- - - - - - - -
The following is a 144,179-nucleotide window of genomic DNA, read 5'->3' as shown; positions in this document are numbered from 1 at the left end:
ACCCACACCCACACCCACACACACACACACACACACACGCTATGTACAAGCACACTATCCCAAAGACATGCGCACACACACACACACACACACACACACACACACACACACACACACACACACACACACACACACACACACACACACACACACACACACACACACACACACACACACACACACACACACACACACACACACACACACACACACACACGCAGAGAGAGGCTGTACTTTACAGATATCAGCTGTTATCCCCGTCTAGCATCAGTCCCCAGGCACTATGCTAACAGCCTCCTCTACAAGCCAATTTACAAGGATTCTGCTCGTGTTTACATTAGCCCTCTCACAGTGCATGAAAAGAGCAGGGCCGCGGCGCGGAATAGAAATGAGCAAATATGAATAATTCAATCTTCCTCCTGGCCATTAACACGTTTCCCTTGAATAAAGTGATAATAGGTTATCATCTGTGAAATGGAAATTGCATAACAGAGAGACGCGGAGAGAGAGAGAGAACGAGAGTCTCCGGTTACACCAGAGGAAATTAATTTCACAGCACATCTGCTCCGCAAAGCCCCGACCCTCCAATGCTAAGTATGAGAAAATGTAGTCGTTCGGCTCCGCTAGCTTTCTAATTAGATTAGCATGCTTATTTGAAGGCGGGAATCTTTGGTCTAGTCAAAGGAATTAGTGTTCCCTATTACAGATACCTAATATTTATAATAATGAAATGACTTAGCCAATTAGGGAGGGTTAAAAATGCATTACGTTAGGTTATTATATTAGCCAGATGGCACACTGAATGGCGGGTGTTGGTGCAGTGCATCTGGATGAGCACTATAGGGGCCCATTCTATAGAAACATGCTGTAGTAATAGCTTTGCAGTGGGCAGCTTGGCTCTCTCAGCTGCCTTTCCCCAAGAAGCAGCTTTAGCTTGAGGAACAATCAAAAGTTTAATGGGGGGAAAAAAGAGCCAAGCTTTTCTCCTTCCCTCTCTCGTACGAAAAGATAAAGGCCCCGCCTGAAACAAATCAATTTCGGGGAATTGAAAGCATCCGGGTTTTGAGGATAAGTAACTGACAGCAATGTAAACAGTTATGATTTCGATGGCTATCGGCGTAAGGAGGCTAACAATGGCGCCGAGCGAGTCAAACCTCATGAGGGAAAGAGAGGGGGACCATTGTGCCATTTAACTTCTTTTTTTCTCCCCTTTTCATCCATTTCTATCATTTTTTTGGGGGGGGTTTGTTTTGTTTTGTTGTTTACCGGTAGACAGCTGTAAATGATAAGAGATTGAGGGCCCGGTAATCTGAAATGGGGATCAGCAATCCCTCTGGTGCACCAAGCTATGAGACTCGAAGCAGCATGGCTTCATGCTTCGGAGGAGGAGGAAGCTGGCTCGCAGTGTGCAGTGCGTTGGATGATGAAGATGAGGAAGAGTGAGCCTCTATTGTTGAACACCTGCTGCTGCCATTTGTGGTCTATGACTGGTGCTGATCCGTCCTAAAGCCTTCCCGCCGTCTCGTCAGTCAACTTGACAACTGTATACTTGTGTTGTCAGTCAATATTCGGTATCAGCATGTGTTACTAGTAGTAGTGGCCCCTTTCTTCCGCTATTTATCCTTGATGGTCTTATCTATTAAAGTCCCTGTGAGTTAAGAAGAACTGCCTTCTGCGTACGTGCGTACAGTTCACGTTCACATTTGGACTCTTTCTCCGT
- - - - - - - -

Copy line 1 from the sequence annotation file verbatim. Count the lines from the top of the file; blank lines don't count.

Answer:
The following is a 144,179-nucleotide window of genomic DNA, read 5'->3' as shown; positions in this document are numbered from 1 at the left end: